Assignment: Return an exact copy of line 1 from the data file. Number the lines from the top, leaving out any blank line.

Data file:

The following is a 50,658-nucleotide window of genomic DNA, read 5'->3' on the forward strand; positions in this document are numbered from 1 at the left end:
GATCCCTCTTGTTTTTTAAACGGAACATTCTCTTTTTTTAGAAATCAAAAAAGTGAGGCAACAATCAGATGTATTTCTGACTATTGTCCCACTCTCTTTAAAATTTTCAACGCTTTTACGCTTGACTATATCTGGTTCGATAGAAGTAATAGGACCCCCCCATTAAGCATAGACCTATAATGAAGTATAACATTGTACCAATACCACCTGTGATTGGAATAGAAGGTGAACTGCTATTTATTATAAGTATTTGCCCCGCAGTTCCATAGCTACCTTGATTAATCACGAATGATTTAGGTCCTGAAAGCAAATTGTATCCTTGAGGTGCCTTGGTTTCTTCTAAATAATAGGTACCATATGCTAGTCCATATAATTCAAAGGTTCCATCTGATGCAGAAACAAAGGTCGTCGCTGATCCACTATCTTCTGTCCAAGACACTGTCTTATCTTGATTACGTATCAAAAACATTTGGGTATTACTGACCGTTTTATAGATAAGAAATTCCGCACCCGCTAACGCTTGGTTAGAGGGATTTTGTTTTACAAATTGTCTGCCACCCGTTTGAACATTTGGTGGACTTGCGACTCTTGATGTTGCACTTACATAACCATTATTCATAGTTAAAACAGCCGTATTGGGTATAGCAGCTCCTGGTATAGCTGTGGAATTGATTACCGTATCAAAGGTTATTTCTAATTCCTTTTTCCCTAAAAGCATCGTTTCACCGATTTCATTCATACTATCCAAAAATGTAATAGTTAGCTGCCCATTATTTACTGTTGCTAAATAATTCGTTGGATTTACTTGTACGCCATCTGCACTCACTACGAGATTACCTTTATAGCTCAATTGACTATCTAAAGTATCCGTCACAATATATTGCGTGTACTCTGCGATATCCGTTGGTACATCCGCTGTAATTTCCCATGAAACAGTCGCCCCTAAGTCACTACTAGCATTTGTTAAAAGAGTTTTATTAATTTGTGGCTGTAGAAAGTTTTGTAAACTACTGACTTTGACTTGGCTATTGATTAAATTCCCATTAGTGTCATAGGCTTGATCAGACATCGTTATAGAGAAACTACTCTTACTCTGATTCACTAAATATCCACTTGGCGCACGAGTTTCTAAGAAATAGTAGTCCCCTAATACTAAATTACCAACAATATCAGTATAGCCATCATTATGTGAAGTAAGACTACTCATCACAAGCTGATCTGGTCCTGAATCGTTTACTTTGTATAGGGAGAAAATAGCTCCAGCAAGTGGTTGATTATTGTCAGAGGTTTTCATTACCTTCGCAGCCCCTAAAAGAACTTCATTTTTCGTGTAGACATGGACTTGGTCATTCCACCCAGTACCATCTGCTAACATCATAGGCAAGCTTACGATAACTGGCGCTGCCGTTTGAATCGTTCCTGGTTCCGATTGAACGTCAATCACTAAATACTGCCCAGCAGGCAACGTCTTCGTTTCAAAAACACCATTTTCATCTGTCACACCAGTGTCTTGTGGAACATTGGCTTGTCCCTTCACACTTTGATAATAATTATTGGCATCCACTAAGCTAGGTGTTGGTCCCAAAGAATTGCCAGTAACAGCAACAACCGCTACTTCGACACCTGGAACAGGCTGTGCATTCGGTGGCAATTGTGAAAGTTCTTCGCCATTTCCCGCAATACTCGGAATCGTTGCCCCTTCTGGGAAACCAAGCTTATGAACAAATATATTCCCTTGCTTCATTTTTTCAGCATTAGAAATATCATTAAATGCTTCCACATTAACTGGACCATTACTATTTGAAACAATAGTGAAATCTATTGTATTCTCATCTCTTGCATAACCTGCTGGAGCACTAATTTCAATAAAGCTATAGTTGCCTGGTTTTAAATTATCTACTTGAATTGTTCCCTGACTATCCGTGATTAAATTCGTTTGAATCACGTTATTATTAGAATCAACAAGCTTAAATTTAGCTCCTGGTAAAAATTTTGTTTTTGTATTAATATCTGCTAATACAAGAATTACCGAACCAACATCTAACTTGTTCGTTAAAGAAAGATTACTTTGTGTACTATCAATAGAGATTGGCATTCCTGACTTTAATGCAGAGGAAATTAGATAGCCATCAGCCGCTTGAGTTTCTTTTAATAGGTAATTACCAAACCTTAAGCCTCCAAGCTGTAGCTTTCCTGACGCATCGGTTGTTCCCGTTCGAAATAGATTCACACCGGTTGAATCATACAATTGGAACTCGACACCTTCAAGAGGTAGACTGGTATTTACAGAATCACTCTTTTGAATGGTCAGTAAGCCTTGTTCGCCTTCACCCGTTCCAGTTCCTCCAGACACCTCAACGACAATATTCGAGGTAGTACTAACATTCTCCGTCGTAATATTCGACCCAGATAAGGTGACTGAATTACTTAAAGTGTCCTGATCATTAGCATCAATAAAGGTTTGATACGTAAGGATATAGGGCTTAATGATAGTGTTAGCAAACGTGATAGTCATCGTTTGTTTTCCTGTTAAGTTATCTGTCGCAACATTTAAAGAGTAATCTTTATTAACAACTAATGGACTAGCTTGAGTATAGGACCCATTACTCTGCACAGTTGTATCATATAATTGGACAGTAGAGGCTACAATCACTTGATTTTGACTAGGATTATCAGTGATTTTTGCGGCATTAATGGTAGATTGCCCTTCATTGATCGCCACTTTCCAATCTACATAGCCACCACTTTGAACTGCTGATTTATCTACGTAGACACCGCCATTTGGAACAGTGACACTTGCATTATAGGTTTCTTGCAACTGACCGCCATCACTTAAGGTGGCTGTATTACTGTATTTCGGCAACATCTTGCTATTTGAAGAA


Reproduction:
The following is a 50,658-nucleotide window of genomic DNA, read 5'->3' on the forward strand; positions in this document are numbered from 1 at the left end: